The turn of the Millennium is a suitable occasion to revisit the past and consider the future.

Overall the residents of Ropley appear reasonably contented, but there are significant concerns. The split in the church is one, which must (one hopes) be considered short term. It appears to be settling down into a cold war situation but there is no logical reason why it should continue blighting relations for a decade or two to come.

The lack of awareness of the facilities and organisations available for leisure and recreation is another, which can be surely overcome with management, communication and enthusiasm.

The lack of involvement in the school of the children from one third of the residents is perhaps a more insoluble problem, given the present educational system that exists in this country.

But there are other concerns where it is natural to feel that something should and could be done, but where interests conflict, and where long term trends are going to bring the conflicts into greater focus. These revolve around the dependence on the car with its great advantage (and often necessity) for getting to work, shopping, leisure, and general transport, and its inherent disadvantages of accidents, making the roads and lanes unsafe for children, for walking and riding, and problems of parking and other environmental effects. Managing the balance here between convenience and preserving what most people believe to be the real attractiveness of Ropley will be the major challenge.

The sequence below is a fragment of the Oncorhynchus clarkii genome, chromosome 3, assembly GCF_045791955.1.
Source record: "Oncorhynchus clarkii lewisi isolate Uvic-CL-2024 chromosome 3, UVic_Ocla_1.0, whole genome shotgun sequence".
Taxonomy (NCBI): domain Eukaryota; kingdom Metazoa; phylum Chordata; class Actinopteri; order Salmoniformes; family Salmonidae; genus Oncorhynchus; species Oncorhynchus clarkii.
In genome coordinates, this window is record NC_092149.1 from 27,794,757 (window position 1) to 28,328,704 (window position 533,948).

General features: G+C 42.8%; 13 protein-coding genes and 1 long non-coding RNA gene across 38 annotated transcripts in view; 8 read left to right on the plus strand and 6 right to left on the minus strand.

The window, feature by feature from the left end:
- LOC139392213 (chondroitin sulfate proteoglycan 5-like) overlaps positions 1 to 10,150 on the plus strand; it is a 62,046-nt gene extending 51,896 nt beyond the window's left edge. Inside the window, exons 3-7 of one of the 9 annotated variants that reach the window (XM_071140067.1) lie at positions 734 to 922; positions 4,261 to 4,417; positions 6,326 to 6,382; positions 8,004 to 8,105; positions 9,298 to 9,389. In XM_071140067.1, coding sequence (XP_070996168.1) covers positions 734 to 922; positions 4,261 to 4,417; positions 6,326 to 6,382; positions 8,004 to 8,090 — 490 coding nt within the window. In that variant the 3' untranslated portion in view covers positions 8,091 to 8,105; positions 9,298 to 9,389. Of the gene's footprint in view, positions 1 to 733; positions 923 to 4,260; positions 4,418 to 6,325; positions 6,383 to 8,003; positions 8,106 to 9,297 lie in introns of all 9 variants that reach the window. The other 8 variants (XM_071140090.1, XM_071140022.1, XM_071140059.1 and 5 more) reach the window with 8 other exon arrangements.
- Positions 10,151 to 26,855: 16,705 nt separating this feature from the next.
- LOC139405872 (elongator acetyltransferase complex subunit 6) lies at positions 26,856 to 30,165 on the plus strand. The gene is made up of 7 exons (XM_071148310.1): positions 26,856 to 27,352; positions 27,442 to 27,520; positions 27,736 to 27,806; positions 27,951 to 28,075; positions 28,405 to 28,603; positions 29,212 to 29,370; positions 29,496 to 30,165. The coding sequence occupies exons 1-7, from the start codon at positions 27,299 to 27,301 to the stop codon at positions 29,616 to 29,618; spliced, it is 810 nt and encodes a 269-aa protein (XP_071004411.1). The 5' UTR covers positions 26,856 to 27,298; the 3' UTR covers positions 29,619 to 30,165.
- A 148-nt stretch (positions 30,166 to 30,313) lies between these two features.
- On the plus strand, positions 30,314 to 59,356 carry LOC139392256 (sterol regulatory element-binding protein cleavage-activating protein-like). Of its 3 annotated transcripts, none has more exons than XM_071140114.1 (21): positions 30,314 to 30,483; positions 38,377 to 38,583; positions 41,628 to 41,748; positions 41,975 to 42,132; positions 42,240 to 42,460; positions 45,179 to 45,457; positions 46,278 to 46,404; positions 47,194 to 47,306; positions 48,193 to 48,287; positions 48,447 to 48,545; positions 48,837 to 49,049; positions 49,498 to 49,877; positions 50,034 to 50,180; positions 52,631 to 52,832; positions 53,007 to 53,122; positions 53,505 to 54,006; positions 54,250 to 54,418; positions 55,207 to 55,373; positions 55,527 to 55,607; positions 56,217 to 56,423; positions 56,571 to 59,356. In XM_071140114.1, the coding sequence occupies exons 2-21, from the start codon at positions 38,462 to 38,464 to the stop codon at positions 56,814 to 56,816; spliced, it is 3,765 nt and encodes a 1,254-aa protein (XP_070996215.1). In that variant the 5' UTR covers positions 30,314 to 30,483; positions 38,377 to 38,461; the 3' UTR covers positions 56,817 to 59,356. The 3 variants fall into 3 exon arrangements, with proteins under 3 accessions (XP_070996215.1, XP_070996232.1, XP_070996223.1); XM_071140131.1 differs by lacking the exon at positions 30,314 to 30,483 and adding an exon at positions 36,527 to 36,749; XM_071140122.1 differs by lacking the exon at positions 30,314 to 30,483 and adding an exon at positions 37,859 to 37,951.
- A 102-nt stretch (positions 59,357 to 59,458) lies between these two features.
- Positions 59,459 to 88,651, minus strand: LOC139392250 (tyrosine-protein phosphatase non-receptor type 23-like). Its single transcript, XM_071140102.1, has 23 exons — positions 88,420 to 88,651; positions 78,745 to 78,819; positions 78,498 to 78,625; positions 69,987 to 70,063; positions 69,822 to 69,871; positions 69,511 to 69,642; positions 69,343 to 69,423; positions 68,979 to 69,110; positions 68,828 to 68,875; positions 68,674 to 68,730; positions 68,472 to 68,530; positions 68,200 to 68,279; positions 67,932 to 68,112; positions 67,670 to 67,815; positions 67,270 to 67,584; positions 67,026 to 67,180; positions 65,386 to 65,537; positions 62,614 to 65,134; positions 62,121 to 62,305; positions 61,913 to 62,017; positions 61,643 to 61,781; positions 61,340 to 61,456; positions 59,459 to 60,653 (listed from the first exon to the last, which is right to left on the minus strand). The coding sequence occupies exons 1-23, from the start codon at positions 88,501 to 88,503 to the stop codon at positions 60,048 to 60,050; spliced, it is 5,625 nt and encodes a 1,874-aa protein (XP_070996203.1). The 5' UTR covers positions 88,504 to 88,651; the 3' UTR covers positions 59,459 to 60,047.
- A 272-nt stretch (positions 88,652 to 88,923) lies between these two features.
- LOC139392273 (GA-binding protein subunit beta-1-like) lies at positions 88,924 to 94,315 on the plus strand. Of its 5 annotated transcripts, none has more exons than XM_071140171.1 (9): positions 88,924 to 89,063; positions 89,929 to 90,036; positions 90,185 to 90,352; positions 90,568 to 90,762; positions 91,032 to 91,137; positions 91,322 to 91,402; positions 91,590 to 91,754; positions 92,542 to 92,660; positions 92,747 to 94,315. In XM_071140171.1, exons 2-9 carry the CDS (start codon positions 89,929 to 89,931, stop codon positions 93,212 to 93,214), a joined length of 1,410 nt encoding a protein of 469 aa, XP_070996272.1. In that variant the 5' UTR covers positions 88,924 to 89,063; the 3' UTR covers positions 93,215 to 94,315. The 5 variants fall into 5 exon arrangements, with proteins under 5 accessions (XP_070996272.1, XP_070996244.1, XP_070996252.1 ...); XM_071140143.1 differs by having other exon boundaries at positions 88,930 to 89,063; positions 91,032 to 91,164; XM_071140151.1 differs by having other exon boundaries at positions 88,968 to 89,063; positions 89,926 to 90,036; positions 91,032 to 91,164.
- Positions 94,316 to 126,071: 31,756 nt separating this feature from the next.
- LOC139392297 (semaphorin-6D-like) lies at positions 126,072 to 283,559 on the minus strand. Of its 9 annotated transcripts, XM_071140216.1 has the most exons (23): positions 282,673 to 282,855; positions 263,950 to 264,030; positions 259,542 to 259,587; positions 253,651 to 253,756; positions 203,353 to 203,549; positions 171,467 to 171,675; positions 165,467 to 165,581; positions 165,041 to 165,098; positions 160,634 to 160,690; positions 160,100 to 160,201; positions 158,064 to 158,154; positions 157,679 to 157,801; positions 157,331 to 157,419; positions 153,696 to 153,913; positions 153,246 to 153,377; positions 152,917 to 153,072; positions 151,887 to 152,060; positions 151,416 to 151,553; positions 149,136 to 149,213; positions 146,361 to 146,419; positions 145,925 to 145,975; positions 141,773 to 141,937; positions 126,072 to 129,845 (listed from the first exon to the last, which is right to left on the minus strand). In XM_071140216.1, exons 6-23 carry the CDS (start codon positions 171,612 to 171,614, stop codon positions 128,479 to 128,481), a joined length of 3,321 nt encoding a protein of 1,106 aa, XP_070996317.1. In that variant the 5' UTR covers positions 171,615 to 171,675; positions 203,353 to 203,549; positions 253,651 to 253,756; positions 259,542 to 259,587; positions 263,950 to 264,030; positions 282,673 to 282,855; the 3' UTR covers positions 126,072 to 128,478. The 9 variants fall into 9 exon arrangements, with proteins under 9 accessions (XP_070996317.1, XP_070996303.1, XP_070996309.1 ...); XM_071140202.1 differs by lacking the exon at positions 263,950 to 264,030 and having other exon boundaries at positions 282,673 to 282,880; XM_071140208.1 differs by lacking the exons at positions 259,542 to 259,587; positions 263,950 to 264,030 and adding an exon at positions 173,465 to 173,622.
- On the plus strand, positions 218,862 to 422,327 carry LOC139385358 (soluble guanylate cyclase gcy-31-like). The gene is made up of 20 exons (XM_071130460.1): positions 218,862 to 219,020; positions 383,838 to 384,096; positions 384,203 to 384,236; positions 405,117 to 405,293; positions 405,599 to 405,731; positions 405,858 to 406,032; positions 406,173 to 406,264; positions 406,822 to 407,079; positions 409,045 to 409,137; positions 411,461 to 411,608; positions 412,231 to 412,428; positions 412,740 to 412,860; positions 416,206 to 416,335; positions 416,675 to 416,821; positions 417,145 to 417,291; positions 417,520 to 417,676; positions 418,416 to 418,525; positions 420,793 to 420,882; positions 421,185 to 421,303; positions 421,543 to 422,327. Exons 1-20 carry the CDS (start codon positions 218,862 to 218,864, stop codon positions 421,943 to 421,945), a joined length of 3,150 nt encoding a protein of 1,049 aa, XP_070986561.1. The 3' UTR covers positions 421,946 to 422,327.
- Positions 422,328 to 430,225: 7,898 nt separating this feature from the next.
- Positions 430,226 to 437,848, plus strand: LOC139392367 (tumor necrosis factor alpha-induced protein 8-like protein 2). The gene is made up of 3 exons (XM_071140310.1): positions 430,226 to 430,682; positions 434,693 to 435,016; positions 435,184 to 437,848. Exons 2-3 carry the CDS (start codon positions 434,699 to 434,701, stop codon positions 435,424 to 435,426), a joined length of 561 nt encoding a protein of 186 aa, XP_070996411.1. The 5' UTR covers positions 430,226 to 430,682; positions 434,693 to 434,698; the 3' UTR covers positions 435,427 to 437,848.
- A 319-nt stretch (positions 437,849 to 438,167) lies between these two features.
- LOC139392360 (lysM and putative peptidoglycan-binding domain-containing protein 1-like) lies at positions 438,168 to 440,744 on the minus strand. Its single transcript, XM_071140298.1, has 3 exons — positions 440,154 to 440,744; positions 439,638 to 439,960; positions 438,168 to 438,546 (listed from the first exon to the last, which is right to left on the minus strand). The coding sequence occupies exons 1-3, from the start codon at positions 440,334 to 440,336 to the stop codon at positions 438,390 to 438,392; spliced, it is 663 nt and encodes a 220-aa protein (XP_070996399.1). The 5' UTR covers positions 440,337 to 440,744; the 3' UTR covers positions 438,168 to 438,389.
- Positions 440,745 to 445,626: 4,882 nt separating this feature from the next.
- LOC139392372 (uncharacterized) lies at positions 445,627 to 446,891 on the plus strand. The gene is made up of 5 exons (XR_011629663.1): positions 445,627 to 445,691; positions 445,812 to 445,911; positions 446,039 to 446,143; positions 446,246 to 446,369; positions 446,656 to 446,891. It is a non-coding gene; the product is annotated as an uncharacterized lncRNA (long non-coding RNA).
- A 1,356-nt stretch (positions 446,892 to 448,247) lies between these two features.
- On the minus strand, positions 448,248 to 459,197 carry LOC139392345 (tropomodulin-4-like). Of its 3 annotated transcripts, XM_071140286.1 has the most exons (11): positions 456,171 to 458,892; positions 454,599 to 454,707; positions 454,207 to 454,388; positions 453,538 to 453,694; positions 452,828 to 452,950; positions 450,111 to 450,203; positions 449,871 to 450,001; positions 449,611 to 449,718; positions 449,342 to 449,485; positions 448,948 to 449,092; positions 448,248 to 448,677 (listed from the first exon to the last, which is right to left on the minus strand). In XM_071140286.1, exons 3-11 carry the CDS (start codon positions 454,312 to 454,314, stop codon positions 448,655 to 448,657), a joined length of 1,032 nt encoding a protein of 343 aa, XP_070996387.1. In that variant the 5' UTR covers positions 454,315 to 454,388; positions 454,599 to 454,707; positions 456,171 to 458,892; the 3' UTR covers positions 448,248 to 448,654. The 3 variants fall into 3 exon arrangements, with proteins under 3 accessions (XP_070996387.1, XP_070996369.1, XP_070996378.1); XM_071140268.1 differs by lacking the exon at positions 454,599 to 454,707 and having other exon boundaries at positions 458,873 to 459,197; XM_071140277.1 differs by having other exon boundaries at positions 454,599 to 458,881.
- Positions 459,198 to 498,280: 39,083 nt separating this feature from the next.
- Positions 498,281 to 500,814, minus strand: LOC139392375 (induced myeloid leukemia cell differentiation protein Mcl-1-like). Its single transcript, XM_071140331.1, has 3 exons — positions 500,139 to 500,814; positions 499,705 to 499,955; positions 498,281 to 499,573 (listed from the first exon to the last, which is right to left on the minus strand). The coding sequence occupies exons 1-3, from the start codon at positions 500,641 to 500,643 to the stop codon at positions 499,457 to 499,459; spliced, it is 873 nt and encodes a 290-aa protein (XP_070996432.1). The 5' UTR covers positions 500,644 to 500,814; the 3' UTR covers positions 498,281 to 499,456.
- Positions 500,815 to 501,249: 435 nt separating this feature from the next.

Underlying this are longer term trends still, to do with patterns of work and lifestyle. There are under-used farm buildings in Ropley. Is it possible to develop these as light industrial units for some local craft employment, or as low cost housing for the young? Is there the willingness to resist the inevitable increased pressure for more "executive" housing in the village? Can the village find a place for social drinking and leisure at its centre? Is the A31 which divides the village going to become "uncrossable"?

It is the response of the community to issues like these which will determine how far the village of 2050 is from the one Grace Strong remembers of 50 years ago. A village with its own sense of community and place, or a dormitory suburb for commuting, split into separate sections by the roads. Some recommendations for managing the inevitable change to the benefit of the residents are outlined above; the question that remains is whether there is sufficient support to see them through.

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